Buffalo Bills: They came out of this draft with a starting quarterback in EJ Manuel, a defensive terror in Kiko Alonso and two solid receivers in Robert Woods and Marquise Goodwin. If they were winning more games -- and if Manuel weren't hurt -- the Bills might have made the top three.
WHERE DID THEY GO?
1) Miami Dolphins
Hoping to boost their pass rush, the Dolphins traded up to snag Dion Jordan with the third overall pick, but he's had almost no impact thus far, collecting a single sack in seven games (no starts). His struggles are especially rough considering that Miami, currently in the midst of a four-game losing streak, could use the help. Many -- myself included -- thought highly of Jordan before the draft. In fact, at one time, I even thought he might have been the best talent available. Perhaps offseason surgery to repair a torn labrum set him back.
Unfortunately for the Dolphins, they haven't had much more success with the rest of their first four picks, none of whom has made a start this season. Cornerback Jamar Taylor (second round, 54th overall) has one tackle in three games. Offensive lineman Dallas Thomas (third round, 77th overall) has yet to see the field. And cornerback Will Davis (third round, 93rd overall) has zero tackles in one game.
2) Oakland Raiders
Three of Oakland's first four picks have faltered thus far. Cornerback DJ Hayden (first round, 12th overall) has one start, two passes defended and one pick through seven games active. On the Raiders' depth chart, Hayden is listed behind Mike Jenkins, who was cast aside this offseason by a Cowboys team that was in need of defensive help. Offensive lineman Menelik Watson (second round, 42nd overall -- the second of the two choices acquired from Miami in the Dion Jordan trade) has yet to play in a game, beset by injuries and surgery. Quarterback Tyler Wilson (fourth round, 112th overall) was cut before the season opener and subsequently signed to the practice squad.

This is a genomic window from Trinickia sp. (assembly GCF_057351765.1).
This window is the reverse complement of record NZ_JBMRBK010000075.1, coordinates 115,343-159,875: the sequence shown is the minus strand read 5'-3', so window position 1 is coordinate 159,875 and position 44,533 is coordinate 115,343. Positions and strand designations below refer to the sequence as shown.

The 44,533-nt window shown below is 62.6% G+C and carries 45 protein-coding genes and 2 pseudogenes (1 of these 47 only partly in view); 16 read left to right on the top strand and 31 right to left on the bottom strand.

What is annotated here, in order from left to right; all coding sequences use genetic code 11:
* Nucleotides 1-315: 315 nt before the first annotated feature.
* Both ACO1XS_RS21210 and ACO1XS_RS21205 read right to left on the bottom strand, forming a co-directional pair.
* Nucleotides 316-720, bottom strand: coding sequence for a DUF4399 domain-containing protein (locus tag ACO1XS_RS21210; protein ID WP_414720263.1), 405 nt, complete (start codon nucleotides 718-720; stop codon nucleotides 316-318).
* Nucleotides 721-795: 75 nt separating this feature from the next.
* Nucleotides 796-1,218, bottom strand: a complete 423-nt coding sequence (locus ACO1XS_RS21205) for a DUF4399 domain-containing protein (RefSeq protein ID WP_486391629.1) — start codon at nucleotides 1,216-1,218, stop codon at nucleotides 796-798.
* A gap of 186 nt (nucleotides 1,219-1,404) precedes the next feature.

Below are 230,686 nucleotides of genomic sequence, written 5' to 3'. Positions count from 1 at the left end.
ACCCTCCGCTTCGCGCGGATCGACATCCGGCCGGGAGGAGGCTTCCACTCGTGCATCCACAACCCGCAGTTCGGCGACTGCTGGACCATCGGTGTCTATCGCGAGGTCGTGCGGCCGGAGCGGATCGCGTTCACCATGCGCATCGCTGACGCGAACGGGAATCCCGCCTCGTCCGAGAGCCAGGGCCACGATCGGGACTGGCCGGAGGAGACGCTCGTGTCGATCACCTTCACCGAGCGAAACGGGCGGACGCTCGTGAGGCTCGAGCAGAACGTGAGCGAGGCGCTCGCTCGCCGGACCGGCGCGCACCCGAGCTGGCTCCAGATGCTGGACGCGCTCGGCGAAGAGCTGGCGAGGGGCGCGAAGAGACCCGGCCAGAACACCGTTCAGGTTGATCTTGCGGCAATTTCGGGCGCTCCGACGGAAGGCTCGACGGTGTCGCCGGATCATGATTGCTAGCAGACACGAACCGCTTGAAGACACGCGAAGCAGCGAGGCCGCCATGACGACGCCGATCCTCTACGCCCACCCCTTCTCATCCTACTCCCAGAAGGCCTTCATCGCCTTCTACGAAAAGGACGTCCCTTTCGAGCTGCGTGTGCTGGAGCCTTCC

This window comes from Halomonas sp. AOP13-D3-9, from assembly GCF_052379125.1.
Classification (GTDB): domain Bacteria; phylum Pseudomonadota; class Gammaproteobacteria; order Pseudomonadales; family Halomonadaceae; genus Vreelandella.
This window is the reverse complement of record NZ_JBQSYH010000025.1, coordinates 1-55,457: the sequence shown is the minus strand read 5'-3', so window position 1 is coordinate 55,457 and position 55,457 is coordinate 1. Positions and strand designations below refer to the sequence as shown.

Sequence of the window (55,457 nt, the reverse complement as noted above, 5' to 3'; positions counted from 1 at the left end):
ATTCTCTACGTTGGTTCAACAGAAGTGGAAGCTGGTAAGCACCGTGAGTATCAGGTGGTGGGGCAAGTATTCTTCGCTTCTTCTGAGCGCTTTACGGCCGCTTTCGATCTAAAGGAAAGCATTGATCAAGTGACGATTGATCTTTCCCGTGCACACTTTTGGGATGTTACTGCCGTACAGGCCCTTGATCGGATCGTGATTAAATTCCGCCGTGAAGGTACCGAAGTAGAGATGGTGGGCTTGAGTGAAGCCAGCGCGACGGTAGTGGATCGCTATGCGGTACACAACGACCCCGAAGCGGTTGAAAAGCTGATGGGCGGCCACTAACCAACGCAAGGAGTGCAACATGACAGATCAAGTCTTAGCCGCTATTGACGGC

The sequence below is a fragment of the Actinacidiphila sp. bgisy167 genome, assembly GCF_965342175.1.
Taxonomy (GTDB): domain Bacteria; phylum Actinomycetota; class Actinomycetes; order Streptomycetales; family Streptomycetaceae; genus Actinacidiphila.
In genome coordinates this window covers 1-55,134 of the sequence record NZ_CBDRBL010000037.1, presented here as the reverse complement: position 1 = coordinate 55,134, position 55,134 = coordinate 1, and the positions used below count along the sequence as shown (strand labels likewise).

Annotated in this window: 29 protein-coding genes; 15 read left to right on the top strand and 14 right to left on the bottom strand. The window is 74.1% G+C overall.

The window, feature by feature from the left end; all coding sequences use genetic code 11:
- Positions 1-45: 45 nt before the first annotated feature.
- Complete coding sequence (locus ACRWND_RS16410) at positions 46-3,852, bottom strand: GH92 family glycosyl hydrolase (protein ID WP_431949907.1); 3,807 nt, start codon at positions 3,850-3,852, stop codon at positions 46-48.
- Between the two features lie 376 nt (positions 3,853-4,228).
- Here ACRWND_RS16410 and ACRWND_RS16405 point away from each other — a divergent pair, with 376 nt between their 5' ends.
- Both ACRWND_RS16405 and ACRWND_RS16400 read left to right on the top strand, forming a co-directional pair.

The one shining light for the Raiders has been linebacker Sio Moore (third round, 66th overall), who really has exceeded expectations. In six games (five starts), Moore has three sacks, including two in Sunday's win over the Steelers. That figure ties him with Ansah for the third-most sacks among rookies.
3) Seattle Seahawks
The Seahawks are a bit unique among the teams on this part of the list, as the amount of young talent already making an impact on their roster before the draft was always going to limit opportunities for the rookie class this season. That said, their top draft picks have been less than impressive.
Running back Christine Michael (second round, 62nd overall), whom I thought was pretty good, has been a non-factor, running just nine times for 37 yards in two games. I know the Seahawks have two pretty good backs ahead of him in Marshawn Lynch and Robert Turbin, but you'd think there'd be room to give Michael more than nine carries. Defensive tackle Jordan Hill (third round, 87th overall), who has five tackles in two games, missed the first four weeks of the season with a biceps injury and has been inactive the past two weeks. Receiver Chris Harper (fourth round, 123rd overall) is with the Packers after failing to stick with either Seattle or San Francisco.
Others deserving mention: The Washington Redskins (who didn't have a first-round pick) and the New York Giants (Justin Pugh is starting, but second-round pick Johnathan Hankins is third on the depth chart).*******
A few weeks ago, we took the pulse of the rookie class on an individual level. Here's a quick look at some individual risers and sliders at the season's midpoint:
1) Kyle Long, RG, Chicago Bears: Still speedy and mean as ever.
2) Hugh Thornton, LG, Indianapolis Colts: The guard has something that I think is an underrated -- if important -- indicator of future success as an offensive lineman in the NFL: a history as a successful high school wrestler.
3) Tyrann Mathieu, S, Arizona Cardinals: The tough-as-they-come third-round pick has exceeded expectations, showing outstanding coverage ability and good return skills. He just needs to get a bit stronger.
1) Tavon Austin, WR, St. Louis Rams: Austin just does not look as quick as he did before the draft. Maybe the quicker, stronger and faster competition he's facing in the NFL is negating some of what we saw at West Virginia.
2) Sharrif Floyd, DT, Minnesota Vikings: Floyd did not lift at the NFL Scouting Combine, and his lack of strength has shown. The short-armed guy gets overpowered and has been relegated to backup status on a Vikings defensive line that is not very good.
3) Montee Ball, RB, Denver Broncos: Ball saw limited action against the Cowboys (one carry) and Jaguars (three), two teams that are not very good defensively. He's not really a move-the-pile-type guy. He has just 177 rushing yards total.
Follow Gil Brandt on Twitter @Gil_Brandt.